Sometimes I don't understand the so-called "software engineers" in this country. I've done almost exactly the same thing as above 5 years ago, but when I wrote the blog post (which I've deleted a long time ago) for this I got called a stupid scamming crackpot by someone in one of those so-called "community" for not knowing wavelet transform. 4 years later this happened with no mention of any kind of "transform" anywhere, and when that post got posted in that "community", nobody complained a goddamn thing. I agree that I've done way too little compared to that blogpost and I definitely do not know how wavelet transform works or how that can be applied to what I want to do, but here's the thing: if something's really important for my intent, then I'm definitely willing to learn; and if I did something wrong or had the wrong idea, you could just tell me directly - what the hell is that crackpot accusation??

## Calculate frequencies for equal temperaments

In a n-tone equal temperaments, one starts from the first note, multiplies a ratio and gets the second note, multiplies that ratio on the second note and get the third note, etc., until he gets to the nth note whose frequency is twice of the frequency of the first note; so for n-TET, the ratio r would need to satisfy the equation r^n = 2, from which we can derive r = 2^(1/n) (r has to be bigger than 1 for obvious reasons).

From that we can have this function:

def mk_tet(base: float, n: int):
res = []
for i in range(n):
res.append(math.pow(2, i/n) * base)
return res

This will return a list of frequencies which corresponds to n-TET starting from the frequency base.

We can construct the frequencies of A minor from here:

a_chromatic = mk_tet(440, 12)
a_chromatic_lower = mk_tet(220, 12)
a_minor = [
a_chromatic_lower[0],   # A (lower octave)
a_chromatic_lower[2],   # B (lower octave)
a_chromatic_lower[3],   # C (lower octave)
a_chromatic_lower[5],   # D (lower octave)
a_chromatic_lower[7],   # E (lower octave)
a_chromatic_lower[8],   # F (lower octave)
a_chromatic_lower[10],  # G (lower octave)
a_chromatic[0],   # A
a_chromatic[2],   # B
a_chromatic[3],   # C
a_chromatic[5],   # D
a_chromatic[7],   # E
a_chromatic[8],   # F
a_chromatic[10],  # G
]

Now I'll generate a little tune with it. Before that there's one more problem to solve: the length of each note is (in the most case) not measured in exact seconds on sheet music; we have to calculate it from the tempo marker and the note values. There are two sorts of common tempo marking: one kind only consist a description, like "Lento" (meaning "slow" in Italian, a slowtempo), "Allegro" (meaning "cheerful" in Italian, a fast tempo) and "Vivace" (meaning "lively" in Italian, a tempo faster than allegro); the other kind is of the form of "[a certain note value] = [a number]", meaning "a beat consists of a [the note value] note, and there's [the number] beats in a minute". A very common tempo is "quarter note = 120", which means with this tempo a quarter note is 60/120 = 0.5 seconds long, an eighth note 0.25 seconds, a half note 1 second, etc.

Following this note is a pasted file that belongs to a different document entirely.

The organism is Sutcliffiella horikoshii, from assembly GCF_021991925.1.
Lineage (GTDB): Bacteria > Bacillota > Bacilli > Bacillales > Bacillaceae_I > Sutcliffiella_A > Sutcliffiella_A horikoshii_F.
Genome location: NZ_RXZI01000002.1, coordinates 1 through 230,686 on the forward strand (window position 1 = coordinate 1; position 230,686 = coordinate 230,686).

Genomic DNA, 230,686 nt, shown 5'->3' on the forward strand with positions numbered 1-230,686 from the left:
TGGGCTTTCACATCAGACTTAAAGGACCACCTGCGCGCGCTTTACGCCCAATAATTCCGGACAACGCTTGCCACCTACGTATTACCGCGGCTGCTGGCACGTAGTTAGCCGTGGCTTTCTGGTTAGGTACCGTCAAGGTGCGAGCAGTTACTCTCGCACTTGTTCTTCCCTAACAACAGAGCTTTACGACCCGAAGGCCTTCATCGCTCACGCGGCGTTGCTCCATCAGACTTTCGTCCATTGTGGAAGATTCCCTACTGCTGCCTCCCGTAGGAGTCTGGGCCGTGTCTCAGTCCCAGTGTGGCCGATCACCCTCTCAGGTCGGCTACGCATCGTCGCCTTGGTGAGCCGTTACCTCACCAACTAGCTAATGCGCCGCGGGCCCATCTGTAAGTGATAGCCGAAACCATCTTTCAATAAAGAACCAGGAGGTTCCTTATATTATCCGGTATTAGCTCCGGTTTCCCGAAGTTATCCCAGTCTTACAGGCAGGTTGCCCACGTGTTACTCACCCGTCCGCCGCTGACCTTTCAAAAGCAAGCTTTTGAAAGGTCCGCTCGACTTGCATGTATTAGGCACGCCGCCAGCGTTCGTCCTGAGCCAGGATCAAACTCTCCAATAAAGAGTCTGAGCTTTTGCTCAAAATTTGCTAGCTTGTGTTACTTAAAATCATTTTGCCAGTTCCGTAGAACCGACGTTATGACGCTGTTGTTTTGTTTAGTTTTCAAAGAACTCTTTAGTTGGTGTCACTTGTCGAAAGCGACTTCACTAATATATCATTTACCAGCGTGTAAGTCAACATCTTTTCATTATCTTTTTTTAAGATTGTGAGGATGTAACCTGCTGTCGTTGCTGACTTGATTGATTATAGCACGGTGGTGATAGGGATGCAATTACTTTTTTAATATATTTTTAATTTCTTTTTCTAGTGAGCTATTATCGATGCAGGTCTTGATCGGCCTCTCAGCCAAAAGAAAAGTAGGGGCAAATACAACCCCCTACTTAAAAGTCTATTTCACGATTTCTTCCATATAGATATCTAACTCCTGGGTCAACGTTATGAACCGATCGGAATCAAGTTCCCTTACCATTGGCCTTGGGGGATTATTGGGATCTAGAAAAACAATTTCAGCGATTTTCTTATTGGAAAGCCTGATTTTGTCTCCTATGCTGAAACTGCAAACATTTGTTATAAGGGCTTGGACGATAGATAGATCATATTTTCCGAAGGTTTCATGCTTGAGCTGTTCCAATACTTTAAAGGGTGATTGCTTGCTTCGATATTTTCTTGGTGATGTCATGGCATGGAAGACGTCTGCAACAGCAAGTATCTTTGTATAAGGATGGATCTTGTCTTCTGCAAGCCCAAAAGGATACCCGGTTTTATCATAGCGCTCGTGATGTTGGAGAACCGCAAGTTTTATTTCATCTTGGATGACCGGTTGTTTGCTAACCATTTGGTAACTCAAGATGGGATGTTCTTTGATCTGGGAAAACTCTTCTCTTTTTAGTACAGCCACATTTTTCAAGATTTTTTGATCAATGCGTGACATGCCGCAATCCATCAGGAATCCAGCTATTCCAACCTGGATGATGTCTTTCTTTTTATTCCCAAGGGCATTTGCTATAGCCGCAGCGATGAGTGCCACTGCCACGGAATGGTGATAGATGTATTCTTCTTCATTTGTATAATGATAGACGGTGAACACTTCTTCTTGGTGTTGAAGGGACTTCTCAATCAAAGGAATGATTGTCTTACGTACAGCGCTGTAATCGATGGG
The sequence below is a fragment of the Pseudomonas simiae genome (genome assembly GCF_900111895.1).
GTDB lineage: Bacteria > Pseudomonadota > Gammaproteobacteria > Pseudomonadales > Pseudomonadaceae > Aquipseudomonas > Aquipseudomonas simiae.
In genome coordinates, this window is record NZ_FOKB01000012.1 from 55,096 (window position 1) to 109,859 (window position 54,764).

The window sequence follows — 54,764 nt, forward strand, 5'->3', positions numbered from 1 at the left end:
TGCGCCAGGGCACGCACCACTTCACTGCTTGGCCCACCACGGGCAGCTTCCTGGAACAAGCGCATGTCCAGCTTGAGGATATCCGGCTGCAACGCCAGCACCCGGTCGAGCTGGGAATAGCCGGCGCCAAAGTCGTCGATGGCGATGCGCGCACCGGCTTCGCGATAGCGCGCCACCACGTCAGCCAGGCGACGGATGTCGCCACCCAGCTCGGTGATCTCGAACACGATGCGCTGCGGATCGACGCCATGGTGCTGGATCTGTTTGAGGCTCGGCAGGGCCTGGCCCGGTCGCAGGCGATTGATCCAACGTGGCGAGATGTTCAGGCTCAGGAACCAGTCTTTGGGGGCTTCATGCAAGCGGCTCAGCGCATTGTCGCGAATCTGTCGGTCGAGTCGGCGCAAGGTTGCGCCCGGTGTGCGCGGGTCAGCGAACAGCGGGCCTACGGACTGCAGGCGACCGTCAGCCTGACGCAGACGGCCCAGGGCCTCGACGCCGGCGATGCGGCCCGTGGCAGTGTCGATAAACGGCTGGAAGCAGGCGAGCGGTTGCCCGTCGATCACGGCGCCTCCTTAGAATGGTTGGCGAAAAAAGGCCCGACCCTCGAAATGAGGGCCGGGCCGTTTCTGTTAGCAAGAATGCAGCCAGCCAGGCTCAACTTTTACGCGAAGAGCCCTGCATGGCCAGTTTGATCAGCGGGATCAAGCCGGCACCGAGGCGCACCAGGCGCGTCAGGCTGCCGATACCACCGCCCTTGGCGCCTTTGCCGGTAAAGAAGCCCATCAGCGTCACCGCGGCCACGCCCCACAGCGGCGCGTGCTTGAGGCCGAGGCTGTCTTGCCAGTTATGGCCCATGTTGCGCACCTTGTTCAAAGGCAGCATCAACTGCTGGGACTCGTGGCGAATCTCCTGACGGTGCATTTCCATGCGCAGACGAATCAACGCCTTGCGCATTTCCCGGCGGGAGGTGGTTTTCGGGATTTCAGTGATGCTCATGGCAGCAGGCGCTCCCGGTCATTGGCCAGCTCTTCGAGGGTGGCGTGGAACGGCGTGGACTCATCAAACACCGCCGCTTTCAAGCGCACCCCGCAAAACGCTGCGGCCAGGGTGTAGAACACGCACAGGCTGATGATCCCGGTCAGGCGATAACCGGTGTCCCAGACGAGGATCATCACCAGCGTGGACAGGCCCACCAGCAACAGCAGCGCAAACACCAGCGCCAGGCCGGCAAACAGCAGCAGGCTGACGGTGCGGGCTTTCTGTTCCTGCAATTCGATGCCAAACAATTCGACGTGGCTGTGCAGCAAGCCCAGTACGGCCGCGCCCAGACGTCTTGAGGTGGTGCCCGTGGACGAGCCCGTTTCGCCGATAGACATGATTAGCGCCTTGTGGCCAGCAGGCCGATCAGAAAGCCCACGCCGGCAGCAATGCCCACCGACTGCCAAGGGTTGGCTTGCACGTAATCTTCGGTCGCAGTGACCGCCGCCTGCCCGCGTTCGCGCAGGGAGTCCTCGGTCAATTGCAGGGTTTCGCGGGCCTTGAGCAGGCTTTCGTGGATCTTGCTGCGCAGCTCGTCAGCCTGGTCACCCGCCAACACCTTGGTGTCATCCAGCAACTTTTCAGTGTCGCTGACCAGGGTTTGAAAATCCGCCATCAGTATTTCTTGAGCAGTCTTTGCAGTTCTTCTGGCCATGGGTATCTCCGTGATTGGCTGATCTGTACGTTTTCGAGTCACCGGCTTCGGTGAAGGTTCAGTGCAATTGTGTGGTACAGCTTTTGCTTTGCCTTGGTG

From all that we have the following code:

a_minor_sine = [sine(i, 0.5, 0) for i in a_minor]
# speed: quarter note = 120
sample_list = [
sample(a_minor_sine[7], 44100, 0.25),
sample(a_minor_sine[8], 44100, 0.25),
sample(a_minor_sine[9], 44100, 0.25),
sample(a_minor_sine[10], 44100, 0.25),
sample(a_minor_sine[8], 44100, 0.5),
sample(a_minor_sine[6], 44100, 0.25),
sample(a_minor_sine[7], 44100, 0.75),
]

output_file = wave.open('test.wav', 'wb')
output_file.setsampwidth(2)
output_file.setnchannels(1)
output_file.setframerate(44100)
for s in sample_list:
output_file.writeframes(s)
output_file.close()

One way to generate chords is to add the signals together. Note that different notes that rings together would require a cut on their amplitude, so that when added together it'll still have the same maximum amplitude; this will not affect the pitch, because pitch is determined by frequency:


a_chromatic = mk_tet(440, 12)
a_chromatic_lower = mk_tet(220, 12)
a_chromatic_lower2 = mk_tet(110, 12)
a_chromatic_higher = mk_tet(880, 12)
a_chromatic_higher2 = mk_tet(880*2, 12)

a_chromatic_sine = [sine(i, 0.1, 0) for i in (
a_chromatic_lower2 +
a_chromatic_lower +